2018 Coup Attempt
In April 2018, protests began that were ostensibly against proposed reforms to the social security system. It quickly became obvious, however, that the protests were about something else: an attempt to overthrow the Nicaraguan government. Armed opposition groups set up hundreds of roadblocks which paralyzed the country and became epicenters of violence. The roadblocks lasted for nearly three months, some 253 people were killed, and many more injured. While opposition sources blamed the government for nearly all deaths, a careful study by the Nicaraguan Truth, Justice and Peace Commission showed otherwise. Journalist’s investigations have shown that the U.S. government was funding the violence through USAID, NED, IRI – all “soft arms” of the CIA.

Although the U.S. was funding the attempted ousting of Nicaragua’s democratically elected Sandinista government, the Catholic Church hierarchy in Nicaragua was instigating it. You can read first-hand accounts of priests initiating violence, including in neighborhoods of Ciudad Sandino, here. While the Bishop’s conference was supposedly “mediating” a national dialogue, its own priests were calling for violence. At these “roadblocks of death,” as they came to be known, Sandinista supporters were identified, beaten, raped, tortured and murdered – with priests watching and sometimes participating in the violence.

Although hundreds were arrested and convicted of violent crimes in 2018, opposition leaders demanded the release of what they called “political prisoners.” In the interests of peace and reconciliation, the Nicaraguan government declared a general amnesty and freed everyone who had been charged in conjunction the attempted coup, including known murderers, on the condition that they not reoffend.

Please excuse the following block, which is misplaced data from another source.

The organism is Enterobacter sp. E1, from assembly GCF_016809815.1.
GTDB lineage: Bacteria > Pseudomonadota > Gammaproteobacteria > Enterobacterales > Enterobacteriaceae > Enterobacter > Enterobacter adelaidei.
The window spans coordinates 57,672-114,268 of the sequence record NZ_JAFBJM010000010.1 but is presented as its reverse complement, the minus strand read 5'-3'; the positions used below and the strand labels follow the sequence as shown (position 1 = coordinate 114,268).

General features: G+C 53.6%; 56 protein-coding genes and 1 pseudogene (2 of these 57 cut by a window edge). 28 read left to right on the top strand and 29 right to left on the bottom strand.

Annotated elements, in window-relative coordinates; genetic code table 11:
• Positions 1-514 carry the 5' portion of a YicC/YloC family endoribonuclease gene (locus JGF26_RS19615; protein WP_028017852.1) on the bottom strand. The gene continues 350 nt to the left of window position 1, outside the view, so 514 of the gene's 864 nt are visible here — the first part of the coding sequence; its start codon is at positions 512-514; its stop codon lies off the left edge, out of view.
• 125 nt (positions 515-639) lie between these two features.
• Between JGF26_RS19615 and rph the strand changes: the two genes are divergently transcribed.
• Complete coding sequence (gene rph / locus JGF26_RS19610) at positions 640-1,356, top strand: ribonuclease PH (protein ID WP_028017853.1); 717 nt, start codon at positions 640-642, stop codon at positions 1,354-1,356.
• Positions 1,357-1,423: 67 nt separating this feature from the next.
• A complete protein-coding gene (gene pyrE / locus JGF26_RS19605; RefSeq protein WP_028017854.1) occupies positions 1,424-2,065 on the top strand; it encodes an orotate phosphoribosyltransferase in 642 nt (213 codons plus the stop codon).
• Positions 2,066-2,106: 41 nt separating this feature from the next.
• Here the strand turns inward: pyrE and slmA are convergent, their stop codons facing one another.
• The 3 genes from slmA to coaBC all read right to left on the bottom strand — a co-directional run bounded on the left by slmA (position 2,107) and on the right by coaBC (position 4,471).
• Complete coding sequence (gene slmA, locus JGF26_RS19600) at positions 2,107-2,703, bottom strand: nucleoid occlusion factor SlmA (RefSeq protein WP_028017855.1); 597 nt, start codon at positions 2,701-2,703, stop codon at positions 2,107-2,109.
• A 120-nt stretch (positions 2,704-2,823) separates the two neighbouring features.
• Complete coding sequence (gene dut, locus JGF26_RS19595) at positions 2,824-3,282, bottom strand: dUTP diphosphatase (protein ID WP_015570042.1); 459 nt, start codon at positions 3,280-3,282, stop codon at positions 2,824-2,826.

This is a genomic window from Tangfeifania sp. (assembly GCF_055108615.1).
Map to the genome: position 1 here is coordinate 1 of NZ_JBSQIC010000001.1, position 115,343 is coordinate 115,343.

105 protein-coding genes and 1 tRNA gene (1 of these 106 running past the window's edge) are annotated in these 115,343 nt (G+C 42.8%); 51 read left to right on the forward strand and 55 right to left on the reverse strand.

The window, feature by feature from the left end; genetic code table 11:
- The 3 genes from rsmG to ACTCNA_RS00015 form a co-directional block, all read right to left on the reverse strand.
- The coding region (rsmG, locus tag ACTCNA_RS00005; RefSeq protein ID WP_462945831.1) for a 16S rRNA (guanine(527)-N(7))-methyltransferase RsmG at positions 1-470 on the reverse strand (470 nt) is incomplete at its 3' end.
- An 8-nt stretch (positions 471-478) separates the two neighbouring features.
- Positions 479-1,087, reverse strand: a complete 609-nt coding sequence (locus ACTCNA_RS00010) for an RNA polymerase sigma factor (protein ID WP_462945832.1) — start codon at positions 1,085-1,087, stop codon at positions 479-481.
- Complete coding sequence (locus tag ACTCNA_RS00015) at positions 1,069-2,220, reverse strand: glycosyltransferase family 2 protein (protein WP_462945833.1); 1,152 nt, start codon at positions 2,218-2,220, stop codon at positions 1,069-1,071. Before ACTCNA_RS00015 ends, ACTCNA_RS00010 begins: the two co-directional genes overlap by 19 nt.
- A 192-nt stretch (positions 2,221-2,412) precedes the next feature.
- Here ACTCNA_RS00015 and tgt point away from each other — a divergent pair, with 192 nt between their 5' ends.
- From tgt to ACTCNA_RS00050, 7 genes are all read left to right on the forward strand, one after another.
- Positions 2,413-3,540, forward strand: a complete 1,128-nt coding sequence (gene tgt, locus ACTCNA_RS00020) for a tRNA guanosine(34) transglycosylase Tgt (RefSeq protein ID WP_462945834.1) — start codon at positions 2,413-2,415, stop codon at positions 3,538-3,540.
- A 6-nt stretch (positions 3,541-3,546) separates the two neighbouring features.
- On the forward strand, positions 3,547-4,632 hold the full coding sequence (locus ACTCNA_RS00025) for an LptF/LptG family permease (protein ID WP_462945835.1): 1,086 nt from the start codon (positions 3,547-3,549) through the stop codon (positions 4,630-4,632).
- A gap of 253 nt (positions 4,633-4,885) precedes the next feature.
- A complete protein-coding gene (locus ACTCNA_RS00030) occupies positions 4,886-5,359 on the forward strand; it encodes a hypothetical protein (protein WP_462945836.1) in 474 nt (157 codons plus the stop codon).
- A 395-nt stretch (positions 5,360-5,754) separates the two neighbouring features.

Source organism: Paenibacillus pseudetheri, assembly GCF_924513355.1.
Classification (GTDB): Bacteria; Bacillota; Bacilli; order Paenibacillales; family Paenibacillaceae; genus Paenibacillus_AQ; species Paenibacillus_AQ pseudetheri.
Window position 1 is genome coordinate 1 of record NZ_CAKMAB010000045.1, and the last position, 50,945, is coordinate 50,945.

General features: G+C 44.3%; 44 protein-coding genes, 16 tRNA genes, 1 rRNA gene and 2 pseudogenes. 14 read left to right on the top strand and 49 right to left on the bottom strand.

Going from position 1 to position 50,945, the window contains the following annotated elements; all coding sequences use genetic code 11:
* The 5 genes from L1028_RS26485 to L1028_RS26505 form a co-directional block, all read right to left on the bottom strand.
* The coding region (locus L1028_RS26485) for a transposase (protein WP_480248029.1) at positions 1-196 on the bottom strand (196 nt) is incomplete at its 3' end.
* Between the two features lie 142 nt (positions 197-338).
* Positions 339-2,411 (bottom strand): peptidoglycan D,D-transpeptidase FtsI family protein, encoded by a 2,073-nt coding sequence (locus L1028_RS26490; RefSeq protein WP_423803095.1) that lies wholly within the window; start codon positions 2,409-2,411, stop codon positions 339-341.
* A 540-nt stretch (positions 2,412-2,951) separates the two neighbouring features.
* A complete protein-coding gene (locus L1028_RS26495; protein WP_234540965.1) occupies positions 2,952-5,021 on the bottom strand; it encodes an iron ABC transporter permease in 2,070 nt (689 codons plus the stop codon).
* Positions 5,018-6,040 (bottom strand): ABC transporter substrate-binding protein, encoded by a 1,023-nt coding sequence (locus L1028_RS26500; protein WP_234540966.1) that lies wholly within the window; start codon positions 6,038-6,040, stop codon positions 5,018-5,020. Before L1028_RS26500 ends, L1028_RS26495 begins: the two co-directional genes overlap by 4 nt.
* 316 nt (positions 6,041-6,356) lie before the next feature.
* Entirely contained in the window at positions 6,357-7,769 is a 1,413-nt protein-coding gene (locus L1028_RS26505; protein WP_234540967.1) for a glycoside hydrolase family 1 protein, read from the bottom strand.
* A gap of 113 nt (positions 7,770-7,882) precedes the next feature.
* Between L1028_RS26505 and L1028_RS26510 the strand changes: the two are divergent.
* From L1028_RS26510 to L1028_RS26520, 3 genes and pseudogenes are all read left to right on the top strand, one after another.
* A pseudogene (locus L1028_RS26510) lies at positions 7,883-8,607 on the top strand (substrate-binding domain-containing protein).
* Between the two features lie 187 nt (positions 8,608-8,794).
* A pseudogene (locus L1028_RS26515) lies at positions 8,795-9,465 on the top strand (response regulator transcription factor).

The hierarchy’s participation in the failed coup attempt in 2018 has had consequences for the Catholic Church: the Nicaraguan government has reduced by half its financial support for cathedrals, churches and maintenance of the Bishops’ Conference facilities. But the Church has also lost its people: I’ve talked to many Catholics who no longer go to mass because their priests continue to promote violence and seek political ends from the pulpit. These people have not lost their faith – they continue to pray at home and take part in religious celebrations outside the Church – but they no longer attend mass. This sentiment is widespread – recent polls show that only 37% of Nicaraguans today identify as Catholics, as opposed to 50% only a few years ago.

So, what’s going on now that has caused so many inaccurate headlines? The first week of August, Nicaraguan authorities dismantled the network of communication outlets (five radio stations and a local television channel) owned by Rolando Alvarez. Alvarez is Bishop of Matagalpa and Estelí, but he is also a political actor, one of the leaders involved in the violent coup attempt in 2018 and his discourse has created a climate of confrontation, perhaps in an attempt to destabilize Nicaragua’s government in the run up to November’s municipal elections.